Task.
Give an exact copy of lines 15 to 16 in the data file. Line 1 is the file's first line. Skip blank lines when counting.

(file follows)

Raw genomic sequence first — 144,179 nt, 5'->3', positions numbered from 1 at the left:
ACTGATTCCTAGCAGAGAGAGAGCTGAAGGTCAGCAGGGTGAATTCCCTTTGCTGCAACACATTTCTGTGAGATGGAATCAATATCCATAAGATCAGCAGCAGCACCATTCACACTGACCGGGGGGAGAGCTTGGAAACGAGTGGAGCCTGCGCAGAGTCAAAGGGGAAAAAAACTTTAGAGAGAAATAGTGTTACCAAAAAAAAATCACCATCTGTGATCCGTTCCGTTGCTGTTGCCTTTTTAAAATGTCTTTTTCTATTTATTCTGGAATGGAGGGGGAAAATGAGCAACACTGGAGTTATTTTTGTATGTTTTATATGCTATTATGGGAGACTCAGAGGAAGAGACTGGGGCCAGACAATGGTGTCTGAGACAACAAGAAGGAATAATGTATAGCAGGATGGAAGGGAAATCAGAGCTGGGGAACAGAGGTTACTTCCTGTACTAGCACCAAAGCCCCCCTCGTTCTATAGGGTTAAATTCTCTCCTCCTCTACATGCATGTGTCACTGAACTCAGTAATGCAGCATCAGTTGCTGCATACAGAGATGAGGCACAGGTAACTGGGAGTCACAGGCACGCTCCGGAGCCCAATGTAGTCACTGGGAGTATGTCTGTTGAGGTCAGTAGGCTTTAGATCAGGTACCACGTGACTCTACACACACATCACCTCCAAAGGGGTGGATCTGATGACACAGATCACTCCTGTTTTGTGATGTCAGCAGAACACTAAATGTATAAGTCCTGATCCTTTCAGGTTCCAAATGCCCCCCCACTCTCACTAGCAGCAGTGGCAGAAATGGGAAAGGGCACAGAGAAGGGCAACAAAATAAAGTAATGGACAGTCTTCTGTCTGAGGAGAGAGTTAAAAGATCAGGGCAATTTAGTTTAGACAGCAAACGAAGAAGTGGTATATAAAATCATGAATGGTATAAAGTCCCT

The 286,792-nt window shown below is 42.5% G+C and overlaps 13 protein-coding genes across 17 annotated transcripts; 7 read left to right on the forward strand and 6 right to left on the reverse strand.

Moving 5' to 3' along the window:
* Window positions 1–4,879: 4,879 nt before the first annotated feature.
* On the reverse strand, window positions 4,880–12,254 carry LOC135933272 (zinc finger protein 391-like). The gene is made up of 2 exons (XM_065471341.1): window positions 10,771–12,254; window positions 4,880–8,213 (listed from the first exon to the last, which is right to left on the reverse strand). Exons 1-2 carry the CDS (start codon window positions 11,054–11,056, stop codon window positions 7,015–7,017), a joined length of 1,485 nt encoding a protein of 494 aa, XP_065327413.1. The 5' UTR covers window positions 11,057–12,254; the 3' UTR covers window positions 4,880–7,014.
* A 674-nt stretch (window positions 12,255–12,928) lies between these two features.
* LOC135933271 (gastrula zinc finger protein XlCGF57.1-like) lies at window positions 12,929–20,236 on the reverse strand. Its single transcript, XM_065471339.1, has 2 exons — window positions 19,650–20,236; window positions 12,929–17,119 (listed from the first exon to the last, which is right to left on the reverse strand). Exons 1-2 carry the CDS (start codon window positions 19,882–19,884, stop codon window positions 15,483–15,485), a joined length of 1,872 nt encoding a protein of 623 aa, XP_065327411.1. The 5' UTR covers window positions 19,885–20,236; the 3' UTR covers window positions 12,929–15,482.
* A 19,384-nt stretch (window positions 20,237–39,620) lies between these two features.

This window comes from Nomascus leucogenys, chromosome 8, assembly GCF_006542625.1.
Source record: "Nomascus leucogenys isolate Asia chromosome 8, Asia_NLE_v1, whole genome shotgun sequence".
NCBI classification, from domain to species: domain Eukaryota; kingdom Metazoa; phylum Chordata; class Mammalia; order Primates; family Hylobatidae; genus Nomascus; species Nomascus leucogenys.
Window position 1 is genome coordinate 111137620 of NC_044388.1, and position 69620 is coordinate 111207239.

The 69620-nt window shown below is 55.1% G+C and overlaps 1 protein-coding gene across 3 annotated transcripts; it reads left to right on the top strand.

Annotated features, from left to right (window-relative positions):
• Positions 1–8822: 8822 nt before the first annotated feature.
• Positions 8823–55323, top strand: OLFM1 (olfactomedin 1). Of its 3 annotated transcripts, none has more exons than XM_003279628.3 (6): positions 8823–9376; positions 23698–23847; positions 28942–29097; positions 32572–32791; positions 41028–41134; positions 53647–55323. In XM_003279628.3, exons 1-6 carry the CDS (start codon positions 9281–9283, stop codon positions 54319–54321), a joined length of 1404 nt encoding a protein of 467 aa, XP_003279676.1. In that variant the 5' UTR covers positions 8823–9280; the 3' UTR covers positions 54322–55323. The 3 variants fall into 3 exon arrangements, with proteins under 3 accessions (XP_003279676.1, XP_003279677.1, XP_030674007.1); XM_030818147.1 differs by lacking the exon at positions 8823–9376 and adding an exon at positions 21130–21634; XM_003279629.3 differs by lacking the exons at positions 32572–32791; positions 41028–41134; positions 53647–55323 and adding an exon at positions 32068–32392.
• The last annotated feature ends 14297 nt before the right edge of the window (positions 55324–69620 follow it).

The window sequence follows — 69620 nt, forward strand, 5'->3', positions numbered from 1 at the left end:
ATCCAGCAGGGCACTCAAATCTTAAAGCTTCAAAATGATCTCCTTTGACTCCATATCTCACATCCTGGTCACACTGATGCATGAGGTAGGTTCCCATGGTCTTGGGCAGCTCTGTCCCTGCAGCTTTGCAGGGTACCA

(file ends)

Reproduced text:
Annotated features, from left to right (window-relative positions):
• Positions 1–8822: 8822 nt before the first annotated feature.